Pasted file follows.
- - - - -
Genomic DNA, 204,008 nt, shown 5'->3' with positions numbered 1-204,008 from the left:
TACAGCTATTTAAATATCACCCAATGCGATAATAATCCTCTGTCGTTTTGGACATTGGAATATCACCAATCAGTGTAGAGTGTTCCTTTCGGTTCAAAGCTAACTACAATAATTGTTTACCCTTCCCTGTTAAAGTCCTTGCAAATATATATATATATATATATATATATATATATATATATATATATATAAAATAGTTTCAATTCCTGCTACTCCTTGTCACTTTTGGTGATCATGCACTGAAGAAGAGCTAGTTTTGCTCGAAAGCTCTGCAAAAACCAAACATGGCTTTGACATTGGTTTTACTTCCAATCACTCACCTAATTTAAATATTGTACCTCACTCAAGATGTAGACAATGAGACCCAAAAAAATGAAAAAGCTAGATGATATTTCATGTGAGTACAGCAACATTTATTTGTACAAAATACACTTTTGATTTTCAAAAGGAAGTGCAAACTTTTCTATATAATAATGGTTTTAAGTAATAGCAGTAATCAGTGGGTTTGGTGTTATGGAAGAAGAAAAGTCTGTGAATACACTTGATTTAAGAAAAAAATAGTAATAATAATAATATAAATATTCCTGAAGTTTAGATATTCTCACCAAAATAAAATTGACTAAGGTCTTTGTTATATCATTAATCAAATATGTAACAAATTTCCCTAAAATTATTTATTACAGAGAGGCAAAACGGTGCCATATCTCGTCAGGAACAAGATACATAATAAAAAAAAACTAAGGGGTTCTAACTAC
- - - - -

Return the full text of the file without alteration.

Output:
Genomic DNA, 204,008 nt, shown 5'->3' with positions numbered 1-204,008 from the left:
TACAGCTATTTAAATATCACCCAATGCGATAATAATCCTCTGTCGTTTTGGACATTGGAATATCACCAATCAGTGTAGAGTGTTCCTTTCGGTTCAAAGCTAACTACAATAATTGTTTACCCTTCCCTGTTAAAGTCCTTGCAAATATATATATATATATATATATATATATATATATATATATATATATAAAATAGTTTCAATTCCTGCTACTCCTTGTCACTTTTGGTGATCATGCACTGAAGAAGAGCTAGTTTTGCTCGAAAGCTCTGCAAAAACCAAACATGGCTTTGACATTGGTTTTACTTCCAATCACTCACCTAATTTAAATATTGTACCTCACTCAAGATGTAGACAATGAGACCCAAAAAAATGAAAAAGCTAGATGATATTTCATGTGAGTACAGCAACATTTATTTGTACAAAATACACTTTTGATTTTCAAAAGGAAGTGCAAACTTTTCTATATAATAATGGTTTTAAGTAATAGCAGTAATCAGTGGGTTTGGTGTTATGGAAGAAGAAAAGTCTGTGAATACACTTGATTTAAGAAAAAAATAGTAATAATAATAATATAAATATTCCTGAAGTTTAGATATTCTCACCAAAATAAAATTGACTAAGGTCTTTGTTATATCATTAATCAAATATGTAACAAATTTCCCTAAAATTATTTATTACAGAGAGGCAAAACGGTGCCATATCTCGTCAGGAACAAGATACATAATAAAAAAAAACTAAGGGGTTCTAACTAC